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Randomized Trial of Interpersonal Psychotherapy and Cognitive Behavioral Therapy for Major Depressive Disorder in a Community-Based Psychiatric Outpatient Clinic
Linköping University, Department of Behavioural Sciences and Learning. Linköping University, Faculty of Arts and Sciences. Vasternorrland County Council, Sweden.
Linköping University, Department of Behavioural Sciences and Learning. Linköping University, Faculty of Arts and Sciences. Uppsala University, Sweden.
Linköping University, Department of Behavioural Sciences and Learning, Psychology. Linköping University, Faculty of Arts and Sciences. Karolinska Institute, Sweden.ORCID iD: 0000-0003-4753-6745
Vasternorrland County Council, Sweden.
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2016 (English)In: Depression and anxiety (Print), ISSN 1091-4269, E-ISSN 1520-6394, Vol. 33, no 12, 1090-1098 p.Article in journal (Refereed) Published
Abstract [en]

BackgroundInterpersonal psychotherapy (IPT) and cognitive behavioral therapy (CBT) are both evidence-based treatments for major depressive disorder (MDD). Several head-to-head comparisons have been made, mostly in the United States. In this trial, we compared the two treatments in a small-town outpatient psychiatric clinic in Sweden. The patients had failed previous primary care treatment and had extensive Axis-II comorbidity. Outcome measures were reduction of depressive symptoms and attrition rate. MethodsNinety-six psychiatric patients with MDD (DSM-IV) were randomized to 14 sessions of CBT (n = 48) or IPT (n = 48). A noninferiority design was used with the hypothesis that IPT would be noninferior to CBT. A three-point difference on the Beck Depression Inventory-II (BDI-II) was used as noninferiority margin. ResultsIPT passed the noninferiority test. In the ITT group, 53.5% (23/43) of the IPT patients and 51.0% (24/47) of the CBT patients were reliably improved, and 20.9% (9/43) and 19.1% (9/47), respectively, were recovered (last BDI score amp;lt;10). The dropout rate was significantly higher in CBT (40%; 19/47) compared to IPT (19%; 8/43). Statistically controlling for antidepressant medication use did not change the results. ConclusionsIPT was noninferior to CBT in a sample of depressed psychiatric patients in a community-based outpatient clinic. CBT had significantly more dropouts than IPT, indicating that CBT may be experienced as too demanding. Since about half the patients did not recover, there is a need for further treatment development for these patients. The study should be considered an effectiveness trial, with strong external validity but some limitations in internal validity.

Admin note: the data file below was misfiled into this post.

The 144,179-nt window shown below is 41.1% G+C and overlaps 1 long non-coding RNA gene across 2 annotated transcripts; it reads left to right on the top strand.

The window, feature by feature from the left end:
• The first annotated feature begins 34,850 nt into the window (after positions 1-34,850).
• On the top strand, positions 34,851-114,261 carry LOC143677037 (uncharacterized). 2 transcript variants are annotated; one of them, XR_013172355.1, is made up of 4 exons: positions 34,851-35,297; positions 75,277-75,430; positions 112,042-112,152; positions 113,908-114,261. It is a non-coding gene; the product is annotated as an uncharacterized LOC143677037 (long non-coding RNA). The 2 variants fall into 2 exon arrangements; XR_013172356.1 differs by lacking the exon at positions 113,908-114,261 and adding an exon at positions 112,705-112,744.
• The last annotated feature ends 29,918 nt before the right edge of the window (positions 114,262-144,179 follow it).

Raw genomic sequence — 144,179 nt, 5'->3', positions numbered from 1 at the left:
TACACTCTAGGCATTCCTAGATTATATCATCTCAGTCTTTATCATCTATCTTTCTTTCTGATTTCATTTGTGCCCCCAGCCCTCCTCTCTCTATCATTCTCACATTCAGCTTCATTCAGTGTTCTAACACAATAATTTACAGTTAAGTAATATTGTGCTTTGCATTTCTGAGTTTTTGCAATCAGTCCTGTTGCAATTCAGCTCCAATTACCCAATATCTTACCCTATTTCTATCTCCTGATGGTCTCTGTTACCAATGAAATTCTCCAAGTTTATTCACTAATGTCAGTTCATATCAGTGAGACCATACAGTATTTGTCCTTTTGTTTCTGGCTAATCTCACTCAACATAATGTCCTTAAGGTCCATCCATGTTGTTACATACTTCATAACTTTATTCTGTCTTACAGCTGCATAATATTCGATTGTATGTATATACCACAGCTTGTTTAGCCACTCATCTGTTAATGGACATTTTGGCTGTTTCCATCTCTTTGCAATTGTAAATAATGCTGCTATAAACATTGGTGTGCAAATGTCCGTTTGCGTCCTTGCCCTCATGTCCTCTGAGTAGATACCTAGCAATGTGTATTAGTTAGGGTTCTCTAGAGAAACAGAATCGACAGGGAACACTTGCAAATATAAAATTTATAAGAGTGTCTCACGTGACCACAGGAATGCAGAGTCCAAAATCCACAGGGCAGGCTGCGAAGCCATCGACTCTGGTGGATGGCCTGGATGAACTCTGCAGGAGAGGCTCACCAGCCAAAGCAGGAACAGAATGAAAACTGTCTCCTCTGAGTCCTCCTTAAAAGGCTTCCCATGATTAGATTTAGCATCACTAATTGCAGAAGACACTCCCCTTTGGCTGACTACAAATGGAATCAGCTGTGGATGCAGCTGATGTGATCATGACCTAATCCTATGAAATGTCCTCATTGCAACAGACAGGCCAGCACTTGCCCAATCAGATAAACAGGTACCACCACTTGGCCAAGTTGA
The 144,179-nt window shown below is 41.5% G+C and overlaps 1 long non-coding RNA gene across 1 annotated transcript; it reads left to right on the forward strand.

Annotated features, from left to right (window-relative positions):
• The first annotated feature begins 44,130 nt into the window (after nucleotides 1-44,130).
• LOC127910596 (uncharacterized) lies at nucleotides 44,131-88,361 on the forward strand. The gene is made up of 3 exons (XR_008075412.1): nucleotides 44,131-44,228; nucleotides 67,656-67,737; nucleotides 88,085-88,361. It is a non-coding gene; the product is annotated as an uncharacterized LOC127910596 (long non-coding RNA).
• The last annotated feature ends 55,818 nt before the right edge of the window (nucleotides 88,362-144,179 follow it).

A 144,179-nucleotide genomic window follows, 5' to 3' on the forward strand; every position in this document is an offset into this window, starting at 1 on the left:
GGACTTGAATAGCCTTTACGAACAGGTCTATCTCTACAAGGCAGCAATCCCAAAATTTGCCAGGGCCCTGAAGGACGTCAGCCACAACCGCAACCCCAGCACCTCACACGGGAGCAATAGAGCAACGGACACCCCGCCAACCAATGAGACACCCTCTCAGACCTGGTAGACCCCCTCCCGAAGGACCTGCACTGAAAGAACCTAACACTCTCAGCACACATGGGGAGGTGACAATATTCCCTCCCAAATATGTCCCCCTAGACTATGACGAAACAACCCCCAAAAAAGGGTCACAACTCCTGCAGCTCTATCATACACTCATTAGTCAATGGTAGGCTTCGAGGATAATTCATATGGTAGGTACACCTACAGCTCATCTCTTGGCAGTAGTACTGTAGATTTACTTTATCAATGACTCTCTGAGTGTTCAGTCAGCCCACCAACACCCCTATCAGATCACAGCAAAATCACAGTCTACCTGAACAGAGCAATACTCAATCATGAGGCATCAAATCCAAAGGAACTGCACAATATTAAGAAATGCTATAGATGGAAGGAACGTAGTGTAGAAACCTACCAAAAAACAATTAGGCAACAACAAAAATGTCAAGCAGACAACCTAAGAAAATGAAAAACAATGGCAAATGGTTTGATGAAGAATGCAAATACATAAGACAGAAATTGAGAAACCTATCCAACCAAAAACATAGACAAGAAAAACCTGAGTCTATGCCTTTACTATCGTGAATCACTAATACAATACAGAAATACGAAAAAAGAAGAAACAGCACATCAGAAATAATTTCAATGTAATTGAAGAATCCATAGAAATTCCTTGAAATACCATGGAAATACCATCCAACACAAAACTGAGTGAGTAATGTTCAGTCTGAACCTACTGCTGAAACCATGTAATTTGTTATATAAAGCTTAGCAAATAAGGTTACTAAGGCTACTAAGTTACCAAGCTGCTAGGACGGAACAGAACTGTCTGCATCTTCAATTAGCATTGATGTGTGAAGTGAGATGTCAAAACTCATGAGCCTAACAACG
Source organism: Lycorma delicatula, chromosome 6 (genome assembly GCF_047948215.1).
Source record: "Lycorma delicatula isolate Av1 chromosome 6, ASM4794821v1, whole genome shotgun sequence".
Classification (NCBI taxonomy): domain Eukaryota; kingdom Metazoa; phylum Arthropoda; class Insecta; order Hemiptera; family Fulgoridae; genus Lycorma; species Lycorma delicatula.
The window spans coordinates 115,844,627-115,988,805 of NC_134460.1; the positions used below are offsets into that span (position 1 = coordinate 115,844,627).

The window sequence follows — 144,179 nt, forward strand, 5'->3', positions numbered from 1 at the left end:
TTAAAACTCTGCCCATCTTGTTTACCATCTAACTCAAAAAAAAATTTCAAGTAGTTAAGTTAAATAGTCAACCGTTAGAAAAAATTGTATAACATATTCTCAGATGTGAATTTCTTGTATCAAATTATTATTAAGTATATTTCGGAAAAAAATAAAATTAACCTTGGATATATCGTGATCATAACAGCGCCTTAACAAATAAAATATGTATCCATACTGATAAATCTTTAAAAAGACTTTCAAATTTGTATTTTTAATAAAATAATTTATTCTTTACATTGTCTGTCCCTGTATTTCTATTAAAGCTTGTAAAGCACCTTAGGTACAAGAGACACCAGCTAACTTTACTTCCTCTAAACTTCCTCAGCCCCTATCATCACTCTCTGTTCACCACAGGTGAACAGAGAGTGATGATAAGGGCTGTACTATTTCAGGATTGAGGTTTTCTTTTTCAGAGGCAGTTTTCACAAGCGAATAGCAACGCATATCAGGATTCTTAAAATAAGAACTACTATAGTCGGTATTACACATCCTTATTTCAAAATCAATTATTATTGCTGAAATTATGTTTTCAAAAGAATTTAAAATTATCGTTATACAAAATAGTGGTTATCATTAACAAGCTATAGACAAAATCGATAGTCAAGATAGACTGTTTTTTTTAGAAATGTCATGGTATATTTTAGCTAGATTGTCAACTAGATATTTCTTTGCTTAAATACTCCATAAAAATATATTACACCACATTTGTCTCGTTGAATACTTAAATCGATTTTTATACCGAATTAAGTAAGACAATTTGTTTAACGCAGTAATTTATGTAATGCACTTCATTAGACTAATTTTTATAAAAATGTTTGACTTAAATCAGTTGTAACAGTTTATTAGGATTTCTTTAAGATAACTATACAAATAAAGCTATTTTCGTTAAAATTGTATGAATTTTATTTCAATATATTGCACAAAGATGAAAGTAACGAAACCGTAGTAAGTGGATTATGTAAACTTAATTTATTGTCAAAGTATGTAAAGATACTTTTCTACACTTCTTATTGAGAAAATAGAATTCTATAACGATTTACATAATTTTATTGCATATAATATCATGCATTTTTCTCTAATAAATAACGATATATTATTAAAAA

Place, publisher, year, edition, pages
WILEY-BLACKWELL , 2016. Vol. 33, no 12, 1090-1098 p.
Keyword [en]
cognitive behavior therapy; interpersonal psychotherapy; depression; clinical trials; behavioral activation
National Category
Psychiatry
Identifiers
URN: urn:nbn:se:liu:diva-133738DOI: 10.1002/da.22495ISI: 000389927400003PubMedID: 27029912OAI: oai:DiVA.org:liu-133738DiVA: diva2:1063816
Note

Funding Agencies|REHSAM (a Swedish research program by Swedish Social Insurance Agency and Vardalstiftelsen) [RS 2010/013]; L J Boethius foundation, Sweden; Emil Andersson foundation, Sundsvall, Sweden; County Council of Vasternorrland, Sweden

Available from: 2017-01-11 Created: 2017-01-09 Last updated: 2017-01-11

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Ekeblad, AnnikaFalkenström, FredrikAndersson, GerhardHolmqvist, Rolf
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CiteExportLink to record
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